The Environmental Impact of Cars and Trains

© Andy Singer -

© Andy Singer -

Vehicles impact the environment in numerous ways from their production, use and disposal. Below are some of the ways vehicles harm us and our environment.


Manufacturing vehicles is harmful to the environment. The average U.S. vehicle (in 2007) required 1129 gallons of gasoline to produce. That’s equivalent to two years worth of gas bought by the typical driver and that’s before the car has ever hit the road. The hybrid Prius is minimally better, requiring 1065 gallons of gas to produce.

It isn’t just the gasoline consumed during vehicle production that pollutes the environment. According to,

Environmental impacts start with mineral extraction and the production of the raw materials that go into the parts of a car. For example, iron ore gets turned into steel, which now accounts for most of the mass in vehicles…. The lead and acid in batteries are poisonous and dangerous…. Some degree of pollution is associated with all of these components, much of it due to the energy consumption, air pollution, and releases of toxic substances that occur when automobiles are manufactured and distributed.


The average U.S. passenger vehicle uses 575 gallons of gasoline yearly. Hybrids, such as the Prius, guzzle about 255 gallons of gas a year.

Gasoline-powered cars emit the following greenhouse gases and pollutants:

- Benzene.

- Carbon dioxide (CO2).

- Carbon monoxide.

- Nitrogen dioxide.

- Polycyclic hydrocarbons.

- Sulphur dioxide.

About a third of all U.S. energy-related greenhouse gas emissions comes from transportation, according to the U.S. Environmental Protection Agency, with carbon dioxide making up 63 percent of the greenhouse effect. For every burned gallon of gasoline, almost 9*10-3 metric tons of carbon dioxide are produced. The average American household produces 11.7 tons of transportation related carbon dioxide every year, according to a 2003 U.S. Energy Information Administration report.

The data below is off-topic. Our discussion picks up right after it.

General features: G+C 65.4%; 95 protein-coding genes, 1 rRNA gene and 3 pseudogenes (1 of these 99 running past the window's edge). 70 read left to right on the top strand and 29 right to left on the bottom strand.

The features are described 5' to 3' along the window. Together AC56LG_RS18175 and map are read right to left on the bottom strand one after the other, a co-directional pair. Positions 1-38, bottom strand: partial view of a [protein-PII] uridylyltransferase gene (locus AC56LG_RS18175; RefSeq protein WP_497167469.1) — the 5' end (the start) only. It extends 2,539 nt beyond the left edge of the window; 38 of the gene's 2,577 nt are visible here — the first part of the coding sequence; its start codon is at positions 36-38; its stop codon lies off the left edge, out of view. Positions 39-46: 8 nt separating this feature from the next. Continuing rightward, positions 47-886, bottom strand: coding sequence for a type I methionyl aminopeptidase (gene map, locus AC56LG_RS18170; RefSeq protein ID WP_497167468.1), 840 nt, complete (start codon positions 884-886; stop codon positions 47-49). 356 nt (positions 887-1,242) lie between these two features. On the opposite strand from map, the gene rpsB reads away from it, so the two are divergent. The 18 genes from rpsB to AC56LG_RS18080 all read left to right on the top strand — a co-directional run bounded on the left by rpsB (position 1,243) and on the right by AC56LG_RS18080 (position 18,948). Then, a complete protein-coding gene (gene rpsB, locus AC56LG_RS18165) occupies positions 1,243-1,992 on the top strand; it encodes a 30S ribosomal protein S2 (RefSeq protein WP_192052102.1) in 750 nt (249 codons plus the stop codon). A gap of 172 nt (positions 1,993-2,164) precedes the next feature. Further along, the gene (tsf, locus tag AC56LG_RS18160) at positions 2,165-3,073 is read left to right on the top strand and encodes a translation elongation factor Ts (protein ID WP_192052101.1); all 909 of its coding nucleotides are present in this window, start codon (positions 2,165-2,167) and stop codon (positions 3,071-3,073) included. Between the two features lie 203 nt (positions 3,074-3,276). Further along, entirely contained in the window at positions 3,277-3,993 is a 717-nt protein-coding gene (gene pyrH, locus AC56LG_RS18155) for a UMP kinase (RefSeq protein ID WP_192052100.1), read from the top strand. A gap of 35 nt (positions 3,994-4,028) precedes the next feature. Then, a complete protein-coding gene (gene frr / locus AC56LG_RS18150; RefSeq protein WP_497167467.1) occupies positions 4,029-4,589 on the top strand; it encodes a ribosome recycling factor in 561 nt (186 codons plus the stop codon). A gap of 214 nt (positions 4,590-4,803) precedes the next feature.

After Life

Even after cars’ lives end, their materials continue to pollute our environment. Lead, nickel, and other hazardous materials are in car parts and batteries, leaking into the ground as they sit in junkyards and landfills.

The Environmental Toll of Our Deficient Train System

Train systems are not something the U.S. is known for, unlike Asia and Europe. As a matter of fact, it isn’t an exaggeration to say that our train travel options are non-existent. When we do have the option to travel by train, we find it is either more expensive or comparable in price to travel by plane or car, which in many cases involves half, if not less, of the travel time of a train. European and Asian countries do not necessarily see price similarities or huge differences in travel time (unless the distance is exorbitant). The reason for these price and travel time discrepancies is mostly due to the fact that there aren’t many routes or a high usage of trains in the U.S.

While we all harp on the economics of it, we seem to forget the toll that plane and vehicle travel has on the environment when compared to train travel, which holds more passengers and emits substantially less CO2. It is difficult to know how plane versus train travel differs in the United States because of the lack of a sufficient train system. However, here is information comparing the two types of travel to routes from London to popular destinations in Europe from

CO2 Emissions Per Passenger

By Plane

By Train


Roundtrip Time

Roundtrip CO2 Emissions

Roundtrip Time

Roundtrip CO2 Emissions

Train Compared to Plane CO2 Emissions

London to Paris

3.5 hours

244 Kg

2.75 hours

22 Kg

91 % less

London to Edinburgh

3.5 hours

193 Kg

2.5 hours

24 Kg

87 % less

London to Nice

4 hours

250 Kg

8 hours

36 Kg

85 % less

London to Barcelona

4.5 hours

277 Kg


40 Kg

85 % less

London to Amsterdam

4 hours

136 Kg


27.2 Kg

80 % less

London to Dublin

4 hours

174.8 Kg

8 hours

46.8 Kg

73 % less

London to Tangier

5 hours

435 Kg

48 hours

63 Kg

85 % less

An article on purported that the CO2 emissions of traveling alone by car over long distances were almost as bad as airplane emissions.

As is very clear, train travel produces considerably less CO2 in the environment than both passenger vehicle and plane travel; and seeing how CO2 contributes to the greenhouse effect by over 60 percent, this means something significant to the way our travels affect the environment.

The U.S. currently has plans to expand our train systems. However, to realize the environmental benefits of train travel in the U.S. will involve massive expansion; it isn’t an overstatement to say that to fully realize these benefits will take to decades, if not our lifetime. Until then, the U.S. will continue to use vehicles and planes as our primary means of travel.

Andy Singer -

Andy Singer -

Gina Williams is a guest post and article writer bringing to us information on the environmental impact of vehicles and an insufficient train system in the U.S.

Gina also writes about various topics like “electric cars versus gas powered cars“.

One Comment

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  1. […] to save money. Sadly, both cars and airplanes are substantially more harmful to the environment; see this Carbusters’ article for a chart that demonstrates the effects of all three forms of transportation on the environment. […]

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